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Looking for Edge epic service manual

Discussion in 'Edge Gear' started by krawlings, Mar 20, 2012.

  1. koozemani

    koozemani Contributor

    # of Dives: 100 - 199
    Location: Tucson, AZ
    As per an earlier post, the guts on the first and second stages are essentially the same. Getting my hands on a D1 is nothing that my cc can't fix.
  2. nfarrar

    nfarrar Contributor

  3. SDAnderson

    SDAnderson Dive Charter

    # of Dives:
    Location: On a good day, Lake Michigan
    With my apologies to Chris, who is at Beneath the Sea and presumably too busy to wade back into this mud puddle for possibly stepping on his toes but let me share my thoughts as someone who has taught the TDI Hog class to more people than anyone else:

    Technical diving isn’t just more and better gear; it’s also more and better knowledge and skills. Technical divers have to accept a lot more risk than recreational divers which means that they need to work hard at mitigating that risk. Chris believes (so do I) that all technical divers should have the knowledge and skills to inspect, clean, overhaul and adjust their gear so that they KNOW it is in working order. Recreational divers, not so much.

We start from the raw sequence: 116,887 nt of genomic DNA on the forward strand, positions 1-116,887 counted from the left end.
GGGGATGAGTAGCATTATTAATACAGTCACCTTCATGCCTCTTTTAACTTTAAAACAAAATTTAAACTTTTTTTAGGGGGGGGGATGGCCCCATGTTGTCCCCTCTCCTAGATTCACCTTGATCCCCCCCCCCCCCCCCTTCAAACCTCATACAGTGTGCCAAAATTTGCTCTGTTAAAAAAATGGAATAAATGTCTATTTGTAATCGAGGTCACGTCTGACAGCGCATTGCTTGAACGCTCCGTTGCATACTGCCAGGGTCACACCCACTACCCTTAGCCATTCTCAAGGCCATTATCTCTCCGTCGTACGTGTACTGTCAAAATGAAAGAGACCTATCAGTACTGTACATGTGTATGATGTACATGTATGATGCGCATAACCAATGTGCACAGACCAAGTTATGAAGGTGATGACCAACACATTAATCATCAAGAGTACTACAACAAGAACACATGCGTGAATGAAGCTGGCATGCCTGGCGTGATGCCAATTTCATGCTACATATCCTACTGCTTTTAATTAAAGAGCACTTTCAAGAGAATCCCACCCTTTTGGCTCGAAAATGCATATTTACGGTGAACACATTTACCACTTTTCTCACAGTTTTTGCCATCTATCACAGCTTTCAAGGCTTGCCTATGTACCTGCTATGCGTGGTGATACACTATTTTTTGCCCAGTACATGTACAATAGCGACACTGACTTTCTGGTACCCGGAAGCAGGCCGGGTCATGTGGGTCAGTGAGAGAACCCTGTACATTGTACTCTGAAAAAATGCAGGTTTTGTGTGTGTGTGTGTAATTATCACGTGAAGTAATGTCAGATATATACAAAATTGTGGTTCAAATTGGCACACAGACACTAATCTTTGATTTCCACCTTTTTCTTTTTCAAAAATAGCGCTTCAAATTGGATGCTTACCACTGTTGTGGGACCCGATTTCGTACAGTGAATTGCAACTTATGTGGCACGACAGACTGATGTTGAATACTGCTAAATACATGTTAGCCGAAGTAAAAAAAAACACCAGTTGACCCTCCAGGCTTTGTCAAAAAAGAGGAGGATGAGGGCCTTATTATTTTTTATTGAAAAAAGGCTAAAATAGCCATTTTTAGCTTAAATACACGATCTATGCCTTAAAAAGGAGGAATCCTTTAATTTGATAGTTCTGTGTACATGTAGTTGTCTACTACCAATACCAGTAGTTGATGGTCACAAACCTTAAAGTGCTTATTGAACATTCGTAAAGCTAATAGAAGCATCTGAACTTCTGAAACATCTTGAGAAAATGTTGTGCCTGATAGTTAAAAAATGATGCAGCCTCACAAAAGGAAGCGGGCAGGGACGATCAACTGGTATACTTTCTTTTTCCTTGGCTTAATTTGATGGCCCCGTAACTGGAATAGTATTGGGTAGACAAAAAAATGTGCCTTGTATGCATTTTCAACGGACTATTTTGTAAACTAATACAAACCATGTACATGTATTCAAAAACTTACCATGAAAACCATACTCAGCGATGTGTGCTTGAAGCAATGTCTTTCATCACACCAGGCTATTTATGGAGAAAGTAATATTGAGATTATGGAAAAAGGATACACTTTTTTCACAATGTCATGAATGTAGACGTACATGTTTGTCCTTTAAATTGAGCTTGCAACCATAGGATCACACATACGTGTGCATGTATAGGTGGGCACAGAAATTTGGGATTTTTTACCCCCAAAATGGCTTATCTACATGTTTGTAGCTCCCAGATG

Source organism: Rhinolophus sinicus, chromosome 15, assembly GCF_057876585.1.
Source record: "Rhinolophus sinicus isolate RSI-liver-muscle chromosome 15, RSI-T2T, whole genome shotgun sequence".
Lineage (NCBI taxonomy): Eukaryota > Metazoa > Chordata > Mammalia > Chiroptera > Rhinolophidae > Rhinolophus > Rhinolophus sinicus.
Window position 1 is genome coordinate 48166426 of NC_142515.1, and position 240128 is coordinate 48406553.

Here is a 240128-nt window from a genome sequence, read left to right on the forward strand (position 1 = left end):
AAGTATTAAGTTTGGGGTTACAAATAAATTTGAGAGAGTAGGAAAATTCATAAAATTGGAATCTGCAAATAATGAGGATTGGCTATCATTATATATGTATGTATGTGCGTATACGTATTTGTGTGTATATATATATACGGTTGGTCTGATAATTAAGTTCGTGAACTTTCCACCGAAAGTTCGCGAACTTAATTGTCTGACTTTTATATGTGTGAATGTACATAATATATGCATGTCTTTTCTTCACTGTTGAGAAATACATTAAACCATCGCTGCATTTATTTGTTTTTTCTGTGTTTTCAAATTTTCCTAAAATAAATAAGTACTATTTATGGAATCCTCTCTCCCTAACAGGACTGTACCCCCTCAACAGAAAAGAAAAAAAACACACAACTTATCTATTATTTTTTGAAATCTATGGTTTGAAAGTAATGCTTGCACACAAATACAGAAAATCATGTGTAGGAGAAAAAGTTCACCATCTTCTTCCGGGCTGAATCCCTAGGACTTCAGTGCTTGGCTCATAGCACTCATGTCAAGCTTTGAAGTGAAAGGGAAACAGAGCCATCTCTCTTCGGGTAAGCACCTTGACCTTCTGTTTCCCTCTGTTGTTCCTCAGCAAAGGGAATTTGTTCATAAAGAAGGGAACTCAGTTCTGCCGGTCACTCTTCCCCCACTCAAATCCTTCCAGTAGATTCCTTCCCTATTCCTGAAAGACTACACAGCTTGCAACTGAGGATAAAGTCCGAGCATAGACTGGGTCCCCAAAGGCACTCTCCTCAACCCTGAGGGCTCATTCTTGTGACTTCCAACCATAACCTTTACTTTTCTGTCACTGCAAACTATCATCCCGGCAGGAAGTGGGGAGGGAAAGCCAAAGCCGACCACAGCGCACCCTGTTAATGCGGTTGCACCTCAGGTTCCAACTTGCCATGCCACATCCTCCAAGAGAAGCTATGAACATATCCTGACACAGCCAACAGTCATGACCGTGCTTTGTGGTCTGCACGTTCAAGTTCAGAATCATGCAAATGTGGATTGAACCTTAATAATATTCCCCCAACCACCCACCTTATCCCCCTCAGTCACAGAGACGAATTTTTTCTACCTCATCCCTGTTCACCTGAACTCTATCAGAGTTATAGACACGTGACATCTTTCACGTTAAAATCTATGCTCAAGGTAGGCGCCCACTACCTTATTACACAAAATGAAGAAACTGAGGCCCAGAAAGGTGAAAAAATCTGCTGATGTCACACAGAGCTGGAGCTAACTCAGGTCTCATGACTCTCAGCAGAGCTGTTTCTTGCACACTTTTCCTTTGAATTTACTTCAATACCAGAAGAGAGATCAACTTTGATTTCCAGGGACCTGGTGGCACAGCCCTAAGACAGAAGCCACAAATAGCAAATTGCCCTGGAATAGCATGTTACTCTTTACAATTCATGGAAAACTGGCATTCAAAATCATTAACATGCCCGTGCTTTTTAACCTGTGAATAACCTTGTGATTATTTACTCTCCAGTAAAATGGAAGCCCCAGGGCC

Learning how to service your own equipment requires dedication, time and money that most recreational divers would be better off investing in becoming a better diver. This isn’t like taking a Fish ID or Equipment Maintenance class. Simply put, a technical certification helps to demonstrate that the diver has the need as well the prerequisite moxie to pay attention, put the effort in and be aggressively self-critical. Recreational divers, not nearly so much.